THE PLAINS COUNTRY
 SEVENTY years ago, when some of the events here recounted took place, Indians were Indians, and the plains
were the plains indeed.
Those plains stretched out in limitless rolling swells of prairie until they met the blue sky that
on every hand bent down to touch them. In spring brightly green, and spangled with wild flowers, by
midsummer this prairie had grown sere and yellow. Clumps of dark green cottonwoods marked the
courses of the infrequent streams—for most of the year the only note of color in the
landscape, except the brilliant sky. On the wide, level river bottoms, sheltered by the enclosing
hills, the Indians pitched their conical skin lodges and lived their simple lives. If the camp were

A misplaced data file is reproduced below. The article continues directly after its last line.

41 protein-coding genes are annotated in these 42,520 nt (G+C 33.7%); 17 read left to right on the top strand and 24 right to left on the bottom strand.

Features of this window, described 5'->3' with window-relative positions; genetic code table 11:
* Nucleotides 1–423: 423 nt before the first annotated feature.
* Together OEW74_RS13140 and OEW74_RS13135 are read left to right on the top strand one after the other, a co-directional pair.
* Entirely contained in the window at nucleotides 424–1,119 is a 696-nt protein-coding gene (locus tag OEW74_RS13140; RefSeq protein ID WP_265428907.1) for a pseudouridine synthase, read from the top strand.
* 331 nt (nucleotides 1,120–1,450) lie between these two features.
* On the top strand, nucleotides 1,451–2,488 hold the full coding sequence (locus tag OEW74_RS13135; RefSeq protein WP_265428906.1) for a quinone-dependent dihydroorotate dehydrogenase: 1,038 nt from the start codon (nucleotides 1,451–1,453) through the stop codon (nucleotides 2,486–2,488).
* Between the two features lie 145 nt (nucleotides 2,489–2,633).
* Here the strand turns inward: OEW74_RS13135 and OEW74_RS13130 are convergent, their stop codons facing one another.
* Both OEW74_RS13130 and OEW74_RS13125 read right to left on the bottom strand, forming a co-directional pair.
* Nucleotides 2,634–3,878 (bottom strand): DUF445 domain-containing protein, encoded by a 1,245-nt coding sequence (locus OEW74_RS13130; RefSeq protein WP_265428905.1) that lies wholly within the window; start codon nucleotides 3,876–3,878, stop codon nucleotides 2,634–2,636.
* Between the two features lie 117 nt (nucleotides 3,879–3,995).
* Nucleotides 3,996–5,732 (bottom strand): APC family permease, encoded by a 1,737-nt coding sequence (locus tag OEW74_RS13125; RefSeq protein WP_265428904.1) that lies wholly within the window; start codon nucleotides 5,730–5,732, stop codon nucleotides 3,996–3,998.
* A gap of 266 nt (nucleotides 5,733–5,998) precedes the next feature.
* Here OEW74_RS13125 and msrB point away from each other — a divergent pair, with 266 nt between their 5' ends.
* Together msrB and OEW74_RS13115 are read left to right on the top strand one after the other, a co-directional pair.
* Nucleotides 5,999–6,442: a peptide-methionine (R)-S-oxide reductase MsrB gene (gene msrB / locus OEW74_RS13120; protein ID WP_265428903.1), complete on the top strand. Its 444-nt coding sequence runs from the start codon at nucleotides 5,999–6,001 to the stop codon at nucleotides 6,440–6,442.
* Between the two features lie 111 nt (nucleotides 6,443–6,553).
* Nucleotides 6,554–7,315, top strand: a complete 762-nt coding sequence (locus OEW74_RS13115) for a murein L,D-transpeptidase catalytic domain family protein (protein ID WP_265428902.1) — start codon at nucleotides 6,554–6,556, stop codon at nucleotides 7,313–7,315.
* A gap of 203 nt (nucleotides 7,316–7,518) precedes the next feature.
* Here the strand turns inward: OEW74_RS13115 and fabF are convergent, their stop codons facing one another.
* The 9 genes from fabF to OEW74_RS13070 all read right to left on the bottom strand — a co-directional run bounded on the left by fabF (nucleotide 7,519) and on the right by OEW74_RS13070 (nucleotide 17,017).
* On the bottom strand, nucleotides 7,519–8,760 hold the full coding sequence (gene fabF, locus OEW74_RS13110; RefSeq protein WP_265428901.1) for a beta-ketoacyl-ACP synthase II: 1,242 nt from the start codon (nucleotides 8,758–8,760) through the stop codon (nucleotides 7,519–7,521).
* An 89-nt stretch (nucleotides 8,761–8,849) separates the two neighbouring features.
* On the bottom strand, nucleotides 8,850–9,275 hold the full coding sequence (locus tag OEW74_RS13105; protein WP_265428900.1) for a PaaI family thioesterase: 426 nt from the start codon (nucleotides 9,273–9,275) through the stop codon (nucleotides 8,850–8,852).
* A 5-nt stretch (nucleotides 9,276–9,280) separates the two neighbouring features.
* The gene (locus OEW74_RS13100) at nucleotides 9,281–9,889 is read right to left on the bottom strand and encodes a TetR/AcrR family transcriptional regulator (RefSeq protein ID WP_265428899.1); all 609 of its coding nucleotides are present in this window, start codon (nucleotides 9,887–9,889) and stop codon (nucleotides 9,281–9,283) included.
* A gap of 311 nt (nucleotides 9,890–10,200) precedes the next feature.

large the lodges stood in a wide circle, but if only a few families were together, they were
scattered along the stream.
In the spring and early summer the rivers, swollen by the melting snows, were often deep and rapid,
but a little later they shrank to a few narrow trickles running over a bed of sand, and sometimes
the water sank wholly out of sight.
The animals of the prairie and the roots and berries that grew in the bottoms and on the uplands
gave the people their chief sustenance.
In such surroundings the boy Wikis was born and
 grew up. The people that he knew well were those of his own camp. Once a year perhaps, for a few
weeks, he saw the larger population of a great camp, but for the most part half a dozen families of
the tribe, with the buffalo, the deer, the wolves, and the smaller animals and birds, were the
companions with whom he lived and from whom he learned life's lessons.
The incidents of this simple story are true.
The life of those days and the teachings received by the boy or the girl who was to take part in it
have passed away and will not return.
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